The Bishops: Players Once More

Cardinal-designate Timothy Dolan denies that the bishops have become “bullies who are now trying to impose our beliefs on the rest of the country, and trying to utilize the offices of the federal bureaucracy to do that.” What he should have said is: “We bishops are no more bullies than Planned Parenthood, the National Rifle Association or the AFL-CIO.” If policymaking is a sport, the controversy over the Patient Protection and Affordable Care Act has made the bishops into serious players.

They’ve united in a cohesive bloc. Yesterday, Thomas Peters of American Papist reported that every one of the 180 bishops in charge of American dioceses has condemned the act. Before the 2008 election, 89 bishops, or half that number, ordered voters in their dioceses to cast their vote for the pro-life candidate. The following year, over 70 bishops publicly denounced the University of Notre Dame’s decision to award an honorary degree to President Obama. Each show of force was impressive, but this late show of solidarity is unprecedented.

It’s become fashionable to compare Obama to Hitler, but to do so would overstate Obama’s popularity. Among the German bishops, Hitler could always count on a few friends.

For many bishops, this activism must come as a welcome change. Last year, Cardinal-designate (then Archbishop) Dolan couldn’t make his way through an airport without being held personally responsible for sexual abuse of minors by Catholic clergy. By then the scandal was mostly old news, but not entirely. The same year, a Philadelphia grand jury criticized the city’s archdiocesan review board for returning credibly accused priest to ministry. Members of that review board later denied ever having seen the greater number of the charges. In spring of 2011, it emegered that Bishop Robert Finn of Kansas City-St. Joseph had retained a priest in ministry after learning the priest had saved photographs of naked children on his laptop. This past October, Finn pleaded guilty to one count of failing to report suspected child abuse, a misdemeanor.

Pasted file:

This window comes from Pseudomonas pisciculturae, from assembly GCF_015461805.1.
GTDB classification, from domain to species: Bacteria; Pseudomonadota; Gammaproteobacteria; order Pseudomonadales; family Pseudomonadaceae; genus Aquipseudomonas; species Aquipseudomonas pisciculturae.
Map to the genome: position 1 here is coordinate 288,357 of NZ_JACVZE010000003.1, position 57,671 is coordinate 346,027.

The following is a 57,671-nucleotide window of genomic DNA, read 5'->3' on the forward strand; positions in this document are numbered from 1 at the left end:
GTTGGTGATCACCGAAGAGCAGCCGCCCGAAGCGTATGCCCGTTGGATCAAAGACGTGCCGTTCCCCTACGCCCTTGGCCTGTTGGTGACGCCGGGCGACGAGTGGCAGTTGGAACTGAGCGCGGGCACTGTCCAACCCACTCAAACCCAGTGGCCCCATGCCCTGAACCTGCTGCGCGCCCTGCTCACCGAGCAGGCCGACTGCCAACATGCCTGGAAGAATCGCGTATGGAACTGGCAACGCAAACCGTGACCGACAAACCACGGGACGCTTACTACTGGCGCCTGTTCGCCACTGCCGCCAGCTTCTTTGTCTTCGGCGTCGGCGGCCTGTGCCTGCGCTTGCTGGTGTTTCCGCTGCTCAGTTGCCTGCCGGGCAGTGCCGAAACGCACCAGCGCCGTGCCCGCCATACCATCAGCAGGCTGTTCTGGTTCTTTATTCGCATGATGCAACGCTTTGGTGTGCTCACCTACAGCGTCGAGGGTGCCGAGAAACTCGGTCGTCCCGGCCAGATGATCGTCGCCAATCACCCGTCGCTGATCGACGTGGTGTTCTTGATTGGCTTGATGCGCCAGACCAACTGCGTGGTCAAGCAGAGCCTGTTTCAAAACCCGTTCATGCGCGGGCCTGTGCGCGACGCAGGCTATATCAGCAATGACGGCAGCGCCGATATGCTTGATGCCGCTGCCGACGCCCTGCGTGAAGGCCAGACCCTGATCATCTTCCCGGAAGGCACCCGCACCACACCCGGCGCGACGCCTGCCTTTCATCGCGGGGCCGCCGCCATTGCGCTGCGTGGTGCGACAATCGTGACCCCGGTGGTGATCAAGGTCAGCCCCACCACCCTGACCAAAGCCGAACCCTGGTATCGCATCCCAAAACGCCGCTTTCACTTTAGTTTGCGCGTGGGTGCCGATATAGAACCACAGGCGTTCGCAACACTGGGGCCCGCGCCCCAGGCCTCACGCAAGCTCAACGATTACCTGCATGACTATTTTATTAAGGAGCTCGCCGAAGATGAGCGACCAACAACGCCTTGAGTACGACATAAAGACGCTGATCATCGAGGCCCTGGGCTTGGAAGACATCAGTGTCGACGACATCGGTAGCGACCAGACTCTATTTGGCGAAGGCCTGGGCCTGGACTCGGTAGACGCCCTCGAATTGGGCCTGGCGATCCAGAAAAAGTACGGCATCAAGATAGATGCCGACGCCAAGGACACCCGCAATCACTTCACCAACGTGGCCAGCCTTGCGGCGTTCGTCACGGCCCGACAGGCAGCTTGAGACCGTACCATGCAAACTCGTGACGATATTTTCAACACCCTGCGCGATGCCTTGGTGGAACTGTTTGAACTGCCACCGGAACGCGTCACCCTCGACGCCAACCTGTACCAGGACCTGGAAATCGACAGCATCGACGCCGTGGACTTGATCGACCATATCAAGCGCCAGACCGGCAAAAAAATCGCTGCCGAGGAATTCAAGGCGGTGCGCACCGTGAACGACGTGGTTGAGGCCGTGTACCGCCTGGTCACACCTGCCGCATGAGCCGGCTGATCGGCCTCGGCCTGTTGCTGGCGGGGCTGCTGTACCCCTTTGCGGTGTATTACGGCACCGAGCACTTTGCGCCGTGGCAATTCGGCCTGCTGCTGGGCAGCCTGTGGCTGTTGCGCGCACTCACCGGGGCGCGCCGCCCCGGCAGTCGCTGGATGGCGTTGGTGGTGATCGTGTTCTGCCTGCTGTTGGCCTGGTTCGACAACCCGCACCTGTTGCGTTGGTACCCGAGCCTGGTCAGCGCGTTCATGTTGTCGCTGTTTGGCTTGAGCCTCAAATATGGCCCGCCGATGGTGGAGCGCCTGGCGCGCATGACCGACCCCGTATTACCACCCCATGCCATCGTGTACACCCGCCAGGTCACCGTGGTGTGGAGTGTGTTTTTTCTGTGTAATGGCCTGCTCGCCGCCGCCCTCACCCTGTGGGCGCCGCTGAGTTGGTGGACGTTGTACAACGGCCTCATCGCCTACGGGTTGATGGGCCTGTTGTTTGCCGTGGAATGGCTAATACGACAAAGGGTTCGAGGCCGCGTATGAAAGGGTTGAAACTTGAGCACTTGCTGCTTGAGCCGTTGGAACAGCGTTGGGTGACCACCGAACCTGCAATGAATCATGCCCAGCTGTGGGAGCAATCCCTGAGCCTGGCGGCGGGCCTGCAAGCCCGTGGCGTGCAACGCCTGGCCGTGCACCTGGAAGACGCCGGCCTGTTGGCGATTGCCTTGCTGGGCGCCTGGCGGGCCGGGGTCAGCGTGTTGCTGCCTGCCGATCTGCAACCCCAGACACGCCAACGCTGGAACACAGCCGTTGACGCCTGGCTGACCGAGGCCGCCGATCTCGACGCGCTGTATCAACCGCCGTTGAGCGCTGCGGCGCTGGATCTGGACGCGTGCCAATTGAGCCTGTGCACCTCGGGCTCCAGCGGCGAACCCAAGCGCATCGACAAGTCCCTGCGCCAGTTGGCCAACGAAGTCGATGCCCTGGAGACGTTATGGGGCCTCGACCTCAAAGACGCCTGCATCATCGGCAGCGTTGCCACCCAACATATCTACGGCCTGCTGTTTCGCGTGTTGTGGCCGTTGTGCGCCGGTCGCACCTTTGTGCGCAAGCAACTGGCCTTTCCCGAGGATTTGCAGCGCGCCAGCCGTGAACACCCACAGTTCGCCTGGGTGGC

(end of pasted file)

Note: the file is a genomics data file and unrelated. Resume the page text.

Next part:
From cringe to war cry is not an easy or obvious transition. In First Things, George Weigel offers his version of how this animating spirit evolved. Dolan’s election to the USCCB presidency over the head of the expected winner, Tucson’s Bishop Gerald Kickanas, marked “a different mode of engagement between the Church and American public life.” The previous model, concocted by the so-called Bernardin Machine, named for Cardinal Joseph Bernardin, took its ecclesiology from “the progressive wing of the post-conciliar spectrum,” and in politics leaned “à gauche, but always with an eye toward ‘the center.’”